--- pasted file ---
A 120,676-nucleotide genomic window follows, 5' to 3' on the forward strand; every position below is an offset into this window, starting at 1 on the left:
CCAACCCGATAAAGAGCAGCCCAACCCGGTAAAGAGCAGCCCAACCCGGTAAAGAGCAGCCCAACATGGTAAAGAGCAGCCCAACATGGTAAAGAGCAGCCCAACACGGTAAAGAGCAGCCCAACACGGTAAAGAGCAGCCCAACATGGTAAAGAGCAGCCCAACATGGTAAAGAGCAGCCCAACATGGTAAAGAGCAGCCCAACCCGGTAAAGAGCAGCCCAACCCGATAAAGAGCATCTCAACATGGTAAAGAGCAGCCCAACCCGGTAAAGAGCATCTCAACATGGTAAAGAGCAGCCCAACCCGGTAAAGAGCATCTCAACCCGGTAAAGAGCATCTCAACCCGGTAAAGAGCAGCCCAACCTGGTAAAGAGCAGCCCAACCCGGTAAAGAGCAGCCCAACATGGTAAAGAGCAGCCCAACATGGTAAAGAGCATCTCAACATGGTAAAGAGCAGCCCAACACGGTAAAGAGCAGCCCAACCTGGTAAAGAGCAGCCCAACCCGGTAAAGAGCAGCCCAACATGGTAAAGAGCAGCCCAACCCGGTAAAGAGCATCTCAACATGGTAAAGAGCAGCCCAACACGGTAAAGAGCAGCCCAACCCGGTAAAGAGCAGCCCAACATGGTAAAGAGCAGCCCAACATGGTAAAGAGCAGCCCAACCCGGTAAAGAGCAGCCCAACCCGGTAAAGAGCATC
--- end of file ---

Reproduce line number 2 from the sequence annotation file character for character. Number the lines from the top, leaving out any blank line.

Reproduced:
CCAACCCGATAAAGAGCAGCCCAACCCGGTAAAGAGCAGCCCAACCCGGTAAAGAGCAGCCCAACATGGTAAAGAGCAGCCCAACATGGTAAAGAGCAGCCCAACACGGTAAAGAGCAGCCCAACACGGTAAAGAGCAGCCCAACATGGTAAAGAGCAGCCCAACATGGTAAAGAGCAGCCCAACATGGTAAAGAGCAGCCCAACCCGGTAAAGAGCAGCCCAACCCGATAAAGAGCATCTCAACATGGTAAAGAGCAGCCCAACCCGGTAAAGAGCATCTCAACATGGTAAAGAGCAGCCCAACCCGGTAAAGAGCATCTCAACCCGGTAAAGAGCATCTCAACCCGGTAAAGAGCAGCCCAACCTGGTAAAGAGCAGCCCAACCCGGTAAAGAGCAGCCCAACATGGTAAAGAGCAGCCCAACATGGTAAAGAGCATCTCAACATGGTAAAGAGCAGCCCAACACGGTAAAGAGCAGCCCAACCTGGTAAAGAGCAGCCCAACCCGGTAAAGAGCAGCCCAACATGGTAAAGAGCAGCCCAACCCGGTAAAGAGCATCTCAACATGGTAAAGAGCAGCCCAACACGGTAAAGAGCAGCCCAACCCGGTAAAGAGCAGCCCAACATGGTAAAGAGCAGCCCAACATGGTAAAGAGCAGCCCAACCCGGTAAAGAGCAGCCCAACCCGGTAAAGAGCATC